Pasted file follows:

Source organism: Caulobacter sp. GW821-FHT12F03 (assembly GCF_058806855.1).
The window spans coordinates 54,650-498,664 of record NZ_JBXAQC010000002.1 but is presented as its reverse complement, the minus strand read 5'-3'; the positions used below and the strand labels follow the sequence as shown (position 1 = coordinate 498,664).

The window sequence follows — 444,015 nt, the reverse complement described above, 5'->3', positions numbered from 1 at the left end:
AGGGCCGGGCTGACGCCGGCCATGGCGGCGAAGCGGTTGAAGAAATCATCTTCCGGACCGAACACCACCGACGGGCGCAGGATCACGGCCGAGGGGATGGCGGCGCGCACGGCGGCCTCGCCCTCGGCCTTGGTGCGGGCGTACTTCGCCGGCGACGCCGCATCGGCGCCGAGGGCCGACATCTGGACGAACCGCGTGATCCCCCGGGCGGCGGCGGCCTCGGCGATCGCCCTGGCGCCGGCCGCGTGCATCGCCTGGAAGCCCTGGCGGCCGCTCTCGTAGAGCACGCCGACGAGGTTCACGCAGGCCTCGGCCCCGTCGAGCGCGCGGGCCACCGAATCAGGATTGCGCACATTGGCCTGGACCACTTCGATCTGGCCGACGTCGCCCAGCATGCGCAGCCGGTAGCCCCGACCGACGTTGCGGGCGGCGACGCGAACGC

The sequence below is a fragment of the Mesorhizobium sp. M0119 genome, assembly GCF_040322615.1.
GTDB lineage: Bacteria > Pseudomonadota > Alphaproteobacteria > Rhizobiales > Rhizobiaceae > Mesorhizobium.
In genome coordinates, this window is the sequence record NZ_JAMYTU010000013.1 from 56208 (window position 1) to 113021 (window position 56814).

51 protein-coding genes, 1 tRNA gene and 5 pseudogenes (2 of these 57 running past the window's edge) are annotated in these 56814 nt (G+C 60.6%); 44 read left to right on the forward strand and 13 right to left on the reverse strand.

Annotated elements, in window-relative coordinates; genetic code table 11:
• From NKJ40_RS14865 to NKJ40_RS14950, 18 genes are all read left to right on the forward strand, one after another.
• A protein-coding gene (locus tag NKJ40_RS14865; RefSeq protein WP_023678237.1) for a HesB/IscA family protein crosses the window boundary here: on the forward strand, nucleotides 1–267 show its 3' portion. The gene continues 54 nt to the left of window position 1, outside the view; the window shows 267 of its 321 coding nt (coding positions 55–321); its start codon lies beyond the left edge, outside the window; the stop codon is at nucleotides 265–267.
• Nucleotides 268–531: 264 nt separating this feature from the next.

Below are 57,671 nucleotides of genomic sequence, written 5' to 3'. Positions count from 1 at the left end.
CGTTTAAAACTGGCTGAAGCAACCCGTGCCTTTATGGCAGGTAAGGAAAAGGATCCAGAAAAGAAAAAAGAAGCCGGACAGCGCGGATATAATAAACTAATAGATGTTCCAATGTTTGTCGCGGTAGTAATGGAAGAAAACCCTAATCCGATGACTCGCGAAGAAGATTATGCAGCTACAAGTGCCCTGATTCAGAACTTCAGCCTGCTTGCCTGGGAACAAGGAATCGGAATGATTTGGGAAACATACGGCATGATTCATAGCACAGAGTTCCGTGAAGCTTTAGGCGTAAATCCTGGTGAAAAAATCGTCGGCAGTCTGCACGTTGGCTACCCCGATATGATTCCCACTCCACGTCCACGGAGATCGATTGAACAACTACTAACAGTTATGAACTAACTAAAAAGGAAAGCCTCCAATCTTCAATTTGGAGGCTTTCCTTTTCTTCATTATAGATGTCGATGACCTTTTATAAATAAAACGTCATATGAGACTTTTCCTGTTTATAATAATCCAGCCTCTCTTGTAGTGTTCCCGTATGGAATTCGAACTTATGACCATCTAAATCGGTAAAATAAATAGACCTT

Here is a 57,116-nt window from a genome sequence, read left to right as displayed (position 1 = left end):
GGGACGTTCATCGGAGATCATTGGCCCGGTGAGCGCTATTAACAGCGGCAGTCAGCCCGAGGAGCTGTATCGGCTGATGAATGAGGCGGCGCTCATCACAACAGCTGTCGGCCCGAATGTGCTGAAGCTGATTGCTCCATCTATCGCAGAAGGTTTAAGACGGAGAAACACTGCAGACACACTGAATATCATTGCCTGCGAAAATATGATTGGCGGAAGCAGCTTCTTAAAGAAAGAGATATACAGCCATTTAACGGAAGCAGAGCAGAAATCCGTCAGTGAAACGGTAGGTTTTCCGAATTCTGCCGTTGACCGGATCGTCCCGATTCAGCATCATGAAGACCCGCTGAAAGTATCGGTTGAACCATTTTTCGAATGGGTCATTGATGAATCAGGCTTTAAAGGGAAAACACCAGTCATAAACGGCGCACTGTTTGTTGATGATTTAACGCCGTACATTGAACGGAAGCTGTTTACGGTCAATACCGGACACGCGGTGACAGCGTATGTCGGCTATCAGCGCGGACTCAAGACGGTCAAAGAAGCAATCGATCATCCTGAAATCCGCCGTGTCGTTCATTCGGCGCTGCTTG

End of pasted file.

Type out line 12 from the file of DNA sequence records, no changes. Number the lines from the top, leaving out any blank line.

• Nucleotides 268–531: 264 nt separating this feature from the next.